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From the farm: A farmer’s view of the Hopkinton Fair

  • Carole Soule’s oxen being weighed at the 2018 Hopkinton Fair. Courtesy of Carole Soule

  • Miles Smith Farm Highlander bulls are judged in the beef show ring at the Hopkinton Fair in 2018. Courtesy of Carole Soule

  • Miles Smith Farm Scottish Highlander, Ben, helps a visitor finish her apple crisp at last year’s annual Hopkinton Fair. Courtesy of Carole Soule

For the Monitor
Published: 8/30/2019 6:55:59 PM

A trip to the Hopkinton Fair is a wonderful way to spend Labor Day weekend. The cows, goats, pigs and sheep are spotless. Food is everywhere. (Remember: Calories from the blooming onions and corn dogs don’t count at the fair.) Local companies put their best foot forward, and midway rides and games beckon. Cowboys test their skills on the backs of bucking bulls, and the weather is perfect – most of the time.

Farmers love the fair, too. It gives us a chance to proudly show our livestock, and admire animals from other farms. Farming can be a lonely job, so we relish the chance to talk shop with each other. But the fair is no holiday for us. Miles Smith Farm, the Highland Riders 4-H club, and all the farms and clubs that compete, started preparations months ago. In May, we decide which animals will be shown this year, and children register their 4-H animals. Physical exams are scheduled.

In June, the cattle have to be certified by a veterinarian as being healthy and get their rabies shots.

The animals also must have clear identification. Each cow has either a tattoo (usually numbers and letters, not dragons or angels) or an ear tag that corresponds with the official paperwork. Poultry have leg bands. Without these, the animal would get sent home.

The week before the fair, animals are shampooed and scrubbed two or three times to remove built-up summer dirt; tattoos are checked to make sure they are legible; missing or dirty ear tags are replaced. We also make sure the cow is still “people-friendly.” Just like children, as cattle get older, their personalities can change. Animals from our farm are chosen by temperament. This year we dropped two from the short list: Henry, a yearling Highlander steer, and Riley, a 2-year-old heifer, because they become difficult to handle.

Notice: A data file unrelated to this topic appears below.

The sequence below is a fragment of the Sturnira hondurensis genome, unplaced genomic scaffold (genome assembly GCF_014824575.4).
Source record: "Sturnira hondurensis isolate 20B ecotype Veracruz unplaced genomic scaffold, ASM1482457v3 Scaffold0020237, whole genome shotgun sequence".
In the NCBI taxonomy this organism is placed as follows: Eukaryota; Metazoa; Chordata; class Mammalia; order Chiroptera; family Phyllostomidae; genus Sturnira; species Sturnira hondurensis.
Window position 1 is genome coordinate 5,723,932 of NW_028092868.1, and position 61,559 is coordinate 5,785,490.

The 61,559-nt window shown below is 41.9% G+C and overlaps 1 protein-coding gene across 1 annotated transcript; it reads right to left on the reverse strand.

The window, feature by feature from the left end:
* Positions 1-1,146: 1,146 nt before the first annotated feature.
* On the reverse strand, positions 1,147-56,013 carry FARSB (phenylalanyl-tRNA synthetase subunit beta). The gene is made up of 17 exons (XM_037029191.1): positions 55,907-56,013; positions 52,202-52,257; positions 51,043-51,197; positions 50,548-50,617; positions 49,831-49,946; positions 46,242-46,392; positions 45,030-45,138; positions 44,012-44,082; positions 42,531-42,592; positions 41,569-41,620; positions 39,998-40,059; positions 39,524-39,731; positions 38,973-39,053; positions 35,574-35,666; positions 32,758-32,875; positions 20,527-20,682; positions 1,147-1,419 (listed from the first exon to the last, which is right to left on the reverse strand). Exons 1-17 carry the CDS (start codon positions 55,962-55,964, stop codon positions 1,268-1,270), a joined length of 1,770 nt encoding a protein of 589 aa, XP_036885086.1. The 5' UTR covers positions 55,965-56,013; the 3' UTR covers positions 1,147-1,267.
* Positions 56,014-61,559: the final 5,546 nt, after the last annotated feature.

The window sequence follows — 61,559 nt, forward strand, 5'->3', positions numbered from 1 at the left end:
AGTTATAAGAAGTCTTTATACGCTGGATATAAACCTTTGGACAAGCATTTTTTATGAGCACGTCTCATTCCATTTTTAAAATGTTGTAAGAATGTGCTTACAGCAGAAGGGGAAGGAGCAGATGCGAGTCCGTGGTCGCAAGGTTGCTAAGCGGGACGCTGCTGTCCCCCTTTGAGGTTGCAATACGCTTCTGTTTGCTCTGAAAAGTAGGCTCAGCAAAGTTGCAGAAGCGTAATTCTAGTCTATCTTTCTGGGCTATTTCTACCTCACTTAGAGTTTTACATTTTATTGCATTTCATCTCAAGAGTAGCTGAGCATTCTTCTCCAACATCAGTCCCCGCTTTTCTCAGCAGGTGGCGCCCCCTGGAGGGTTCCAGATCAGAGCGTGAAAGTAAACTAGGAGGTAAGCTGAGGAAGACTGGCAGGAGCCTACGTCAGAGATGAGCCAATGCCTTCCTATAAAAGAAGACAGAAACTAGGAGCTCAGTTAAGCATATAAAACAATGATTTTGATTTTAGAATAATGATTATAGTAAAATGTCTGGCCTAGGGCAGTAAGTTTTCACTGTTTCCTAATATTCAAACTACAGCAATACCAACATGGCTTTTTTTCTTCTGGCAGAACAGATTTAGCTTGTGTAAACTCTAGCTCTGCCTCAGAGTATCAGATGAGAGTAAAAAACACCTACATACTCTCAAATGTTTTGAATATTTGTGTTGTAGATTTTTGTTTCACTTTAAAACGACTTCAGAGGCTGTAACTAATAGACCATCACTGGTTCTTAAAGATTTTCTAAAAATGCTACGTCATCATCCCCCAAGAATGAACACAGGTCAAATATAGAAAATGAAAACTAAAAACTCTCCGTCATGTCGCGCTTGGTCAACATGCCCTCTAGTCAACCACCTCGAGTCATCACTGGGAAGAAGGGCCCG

The day before the fair opens, we trailer the animals to the fairgrounds. But before they are unloaded, each critter is inspected by a veterinarian, and if the animal looks or acts sick or the paperwork is not in order, it can be sent home.

Once the animals are settled into their stalls, there is still more work. Like humans, cattle eat and drink at the fair. Like waiters, we deliver hay, cotton candy and taffy apples to each animal, but they drink from a common trough. (I’m just kidding about the sweets.)

Even though all the animals at the fair have been examined, our cows don’t drink from the same trough as cows from other farms, kind of the way a family might pass around a Coke among themselves, but not with strangers. So we bring our own trough and fill it from a faucet, usually at the end of the barn. Then, several times a day, we walk each cow to the water, asking (sometimes begging) fairgoers to clear the crowded aisles so the cows can pass. It hurts when a cow steps on your foot or knocks you down, so do pay attention when you hear, “Cow coming,” and step aside, please.

After cows eat, manure is inevitable. If you hear, “Phone call!,” that typically doesn’t mean someone’s cell phone is buzzing. It’s a fairground euphemism requiring immediate action.

When you see farmers sitting around at the fair, it’s not only because we are tired, but we are waiting for the next opportunity to feed, water, or clean up after our livestock. And we usually don’t have to wait very long.

(Carole Soule is co-owner of Miles Smith Farm (, where she raises and sells pastured pork, lamb, eggs and grass-fed beef. She can be reached at

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